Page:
Examples of corporation in a Sentence
He works as a consultant for several large corporations.
a substantial corporation that showed that he was a sucker for all-you-can-eat buffets
Recent Examples of corporation from the Web
Opponents continued to question the project's density, as well as who it would be marketed to and how well the housing corporation would police residents.
At the end of February, the corporation instructed its strategists to evaluate cooperation with China by supplying Russian hardware for the Chinese space station.
Strive Masiyiwa launched his Zimbabwean cellphone company in 1998 and owns a majority share in his company as well as the corporation that provides fiber-optic networks and satellite services to telecom companies across Africa.
The development corporation is providing a $482,274 budget.
This type of behavior is unacceptable to the school corporation and will not be tolerated.
Discover The Palm Beaches, the official tourism marketing corporation for Palm Beach County, is now accepting nominations for the 27th annual Providencia Award.
But once the corporation has passed the due date of its 2017 return, including extensions, the $1 billion contribution would cost $790 million after taxes.
There was no public interest in giving the airline $40 million — conservatives were just trying to reward the corporation for funding their side in America’s culture war.
These example sentences are selected automatically from various online news sources to reflect current usage of the word 'corporation.' Views expressed in the examples do not represent the opinion of Merriam-Webster or its editors. Send us feedback.
Financial Definition of CORPORATION
What It Is
A corporation is one of many ways to formally organize a business. Structuring a business as a corporation has a number of important legal requirements and consequences that impact investors.
How It Works
1. A corporation is owned by shareholders, and their ownership is represented by shares of stock.
2. A corporation has a board of directors, which is a group of people elected by the shareholders to oversee the corporation's management. The board of directors is elected to make decisions that are in the best interest of the shareholders.
3. A corporation has an unlimited life; that is, corporations don't die or expire unless a) the shareholders decide to intentionally dissolve the corporation or b) a corporation is unable to pay its debts and is forced into bankruptcy.
4. Shareholders have limited liability. That is, the liabilities of the corporation do not extend to the shareholders. If the corporation goes bankrupt or defaults on a loan, lenders cannot repossess shareholders' personal assets or try to force shareholders to repay the company's debts.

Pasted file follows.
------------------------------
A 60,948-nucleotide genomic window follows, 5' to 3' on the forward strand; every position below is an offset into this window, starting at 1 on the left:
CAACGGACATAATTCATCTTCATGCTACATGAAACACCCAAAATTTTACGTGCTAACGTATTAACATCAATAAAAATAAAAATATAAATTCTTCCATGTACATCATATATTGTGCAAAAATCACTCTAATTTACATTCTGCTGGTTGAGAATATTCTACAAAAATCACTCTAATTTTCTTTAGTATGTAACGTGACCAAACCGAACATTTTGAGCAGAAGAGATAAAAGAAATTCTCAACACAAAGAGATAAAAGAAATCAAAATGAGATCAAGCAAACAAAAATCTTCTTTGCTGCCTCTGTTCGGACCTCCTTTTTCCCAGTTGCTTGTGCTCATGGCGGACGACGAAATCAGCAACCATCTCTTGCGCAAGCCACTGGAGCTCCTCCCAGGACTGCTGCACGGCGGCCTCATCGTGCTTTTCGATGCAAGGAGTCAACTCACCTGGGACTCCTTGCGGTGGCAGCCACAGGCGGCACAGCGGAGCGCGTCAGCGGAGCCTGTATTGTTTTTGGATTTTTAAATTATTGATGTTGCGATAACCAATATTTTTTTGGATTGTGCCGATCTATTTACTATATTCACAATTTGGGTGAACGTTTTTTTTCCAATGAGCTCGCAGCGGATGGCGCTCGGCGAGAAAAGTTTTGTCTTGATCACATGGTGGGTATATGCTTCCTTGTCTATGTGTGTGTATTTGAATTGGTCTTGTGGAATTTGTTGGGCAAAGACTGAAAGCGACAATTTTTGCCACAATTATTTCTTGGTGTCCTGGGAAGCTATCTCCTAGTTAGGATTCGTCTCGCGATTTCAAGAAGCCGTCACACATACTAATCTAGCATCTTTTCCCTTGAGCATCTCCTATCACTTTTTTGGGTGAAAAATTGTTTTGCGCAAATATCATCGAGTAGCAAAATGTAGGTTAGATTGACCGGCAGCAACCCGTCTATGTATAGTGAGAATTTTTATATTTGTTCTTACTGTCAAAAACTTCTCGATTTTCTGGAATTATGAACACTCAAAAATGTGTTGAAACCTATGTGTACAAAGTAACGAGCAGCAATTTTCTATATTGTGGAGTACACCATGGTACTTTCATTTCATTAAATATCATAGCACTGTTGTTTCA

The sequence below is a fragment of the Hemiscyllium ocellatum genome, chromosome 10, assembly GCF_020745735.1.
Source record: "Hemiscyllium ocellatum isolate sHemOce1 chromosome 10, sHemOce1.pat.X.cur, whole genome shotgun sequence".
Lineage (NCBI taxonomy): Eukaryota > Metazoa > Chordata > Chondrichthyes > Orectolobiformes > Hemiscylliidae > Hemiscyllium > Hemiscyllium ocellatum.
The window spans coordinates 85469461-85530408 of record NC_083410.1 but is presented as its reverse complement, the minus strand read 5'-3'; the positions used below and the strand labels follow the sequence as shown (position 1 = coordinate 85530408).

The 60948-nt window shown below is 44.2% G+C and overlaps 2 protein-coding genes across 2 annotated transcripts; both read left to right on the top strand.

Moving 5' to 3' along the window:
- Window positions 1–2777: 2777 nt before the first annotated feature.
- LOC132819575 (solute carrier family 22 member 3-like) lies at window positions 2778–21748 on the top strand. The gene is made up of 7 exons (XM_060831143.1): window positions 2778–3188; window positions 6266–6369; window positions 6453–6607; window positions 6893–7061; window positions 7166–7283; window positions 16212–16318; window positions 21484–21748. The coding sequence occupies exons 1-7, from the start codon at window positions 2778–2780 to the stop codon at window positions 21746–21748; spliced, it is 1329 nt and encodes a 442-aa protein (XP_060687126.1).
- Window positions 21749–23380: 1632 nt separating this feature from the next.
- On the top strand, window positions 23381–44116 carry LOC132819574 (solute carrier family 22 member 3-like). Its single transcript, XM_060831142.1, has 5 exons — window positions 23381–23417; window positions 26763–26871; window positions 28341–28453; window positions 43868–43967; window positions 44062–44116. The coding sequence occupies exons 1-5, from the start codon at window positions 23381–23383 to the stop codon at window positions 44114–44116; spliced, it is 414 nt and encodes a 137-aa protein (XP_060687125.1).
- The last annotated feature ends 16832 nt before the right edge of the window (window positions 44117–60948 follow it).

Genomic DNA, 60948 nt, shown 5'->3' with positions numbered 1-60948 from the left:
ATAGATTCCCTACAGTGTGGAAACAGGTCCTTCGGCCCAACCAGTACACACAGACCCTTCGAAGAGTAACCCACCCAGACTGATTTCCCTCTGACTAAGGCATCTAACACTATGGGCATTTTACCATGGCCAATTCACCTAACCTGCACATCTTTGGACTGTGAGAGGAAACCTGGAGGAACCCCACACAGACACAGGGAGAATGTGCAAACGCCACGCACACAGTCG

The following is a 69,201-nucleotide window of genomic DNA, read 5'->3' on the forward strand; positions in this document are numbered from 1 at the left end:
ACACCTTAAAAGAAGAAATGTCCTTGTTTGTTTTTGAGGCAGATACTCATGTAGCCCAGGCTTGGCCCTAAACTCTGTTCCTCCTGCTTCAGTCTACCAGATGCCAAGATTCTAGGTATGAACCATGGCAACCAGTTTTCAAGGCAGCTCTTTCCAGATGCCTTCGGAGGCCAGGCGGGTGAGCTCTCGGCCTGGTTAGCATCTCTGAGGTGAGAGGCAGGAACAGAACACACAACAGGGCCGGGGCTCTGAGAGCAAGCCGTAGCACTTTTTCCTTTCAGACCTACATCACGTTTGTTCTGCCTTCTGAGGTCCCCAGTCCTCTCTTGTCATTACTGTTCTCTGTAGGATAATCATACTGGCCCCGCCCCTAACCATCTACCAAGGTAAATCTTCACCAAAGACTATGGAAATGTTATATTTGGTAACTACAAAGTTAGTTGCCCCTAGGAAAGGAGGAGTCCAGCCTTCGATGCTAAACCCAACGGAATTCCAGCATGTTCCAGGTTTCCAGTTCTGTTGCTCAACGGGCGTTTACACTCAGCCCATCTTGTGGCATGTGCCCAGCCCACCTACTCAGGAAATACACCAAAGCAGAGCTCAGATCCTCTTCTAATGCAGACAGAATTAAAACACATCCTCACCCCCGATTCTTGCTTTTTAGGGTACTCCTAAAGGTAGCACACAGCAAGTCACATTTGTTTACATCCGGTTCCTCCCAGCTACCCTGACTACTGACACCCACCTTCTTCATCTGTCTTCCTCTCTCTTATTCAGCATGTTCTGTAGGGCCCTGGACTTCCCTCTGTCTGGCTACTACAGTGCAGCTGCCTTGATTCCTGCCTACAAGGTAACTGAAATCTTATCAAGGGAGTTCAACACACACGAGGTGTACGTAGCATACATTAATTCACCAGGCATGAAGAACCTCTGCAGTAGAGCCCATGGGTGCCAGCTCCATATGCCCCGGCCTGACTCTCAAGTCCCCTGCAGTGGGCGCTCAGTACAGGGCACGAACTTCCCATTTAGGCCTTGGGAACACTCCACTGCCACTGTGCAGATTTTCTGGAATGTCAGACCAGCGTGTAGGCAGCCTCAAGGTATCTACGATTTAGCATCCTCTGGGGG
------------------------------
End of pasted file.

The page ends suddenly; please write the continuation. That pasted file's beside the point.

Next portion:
5. Corporations pay taxes on their income, even if they distribute some of that income directly to the shareholders via dividend payments. This leads to the controversial "double taxation."
6. Corporations are legal entities that exist separate and apart from their shareholders. In fact, they are usually afforded the legal rights of an individual person. That is, they can own assets, borrow money and sue or be sued.
Why It Matters
It's important to understand the characteristics of corporations because if you have money in the stock market, you are a shareholder and part owner of the corporations whose stock you own.
Corporations are the most popular form of business structure in the U.S. because of the limited liability protection. If the corporation can't pay back its loans, your shares will lose value (perhaps 100% of their value), but you as a shareholder are not responsible for paying back the debts. A shareholder cannot lose more than 100% of his or her investment.
If the corporation makes a profit, your shares in that company will become more valuable because as a shareholder, you're entitled to your portion of the net income. In fact, one of the main goals of a corporation's employees is to maximize shareholder value; that is, to work on behalf of the owners in order to enrich them as much as possible.
The corporate structure is not appropriate for every business. Corporations are highly governed, regulated and taxed when compared to other business forms (sole proprietorships or partnerships). This makes them more expensive to operate and conduct business. One of the largest complaints about the corporate structure is that profits are taxed twice: the corporation must pay income taxes and shareholders must pay income taxes on that same income if they receive a dividend payout (double taxation).
CORPORATION Defined for English Language Learners
CORPORATION Defined for Kids
Word Root of corporation
legal Definition of corporation
Origin and Etymology of corporation
Seen and Heard
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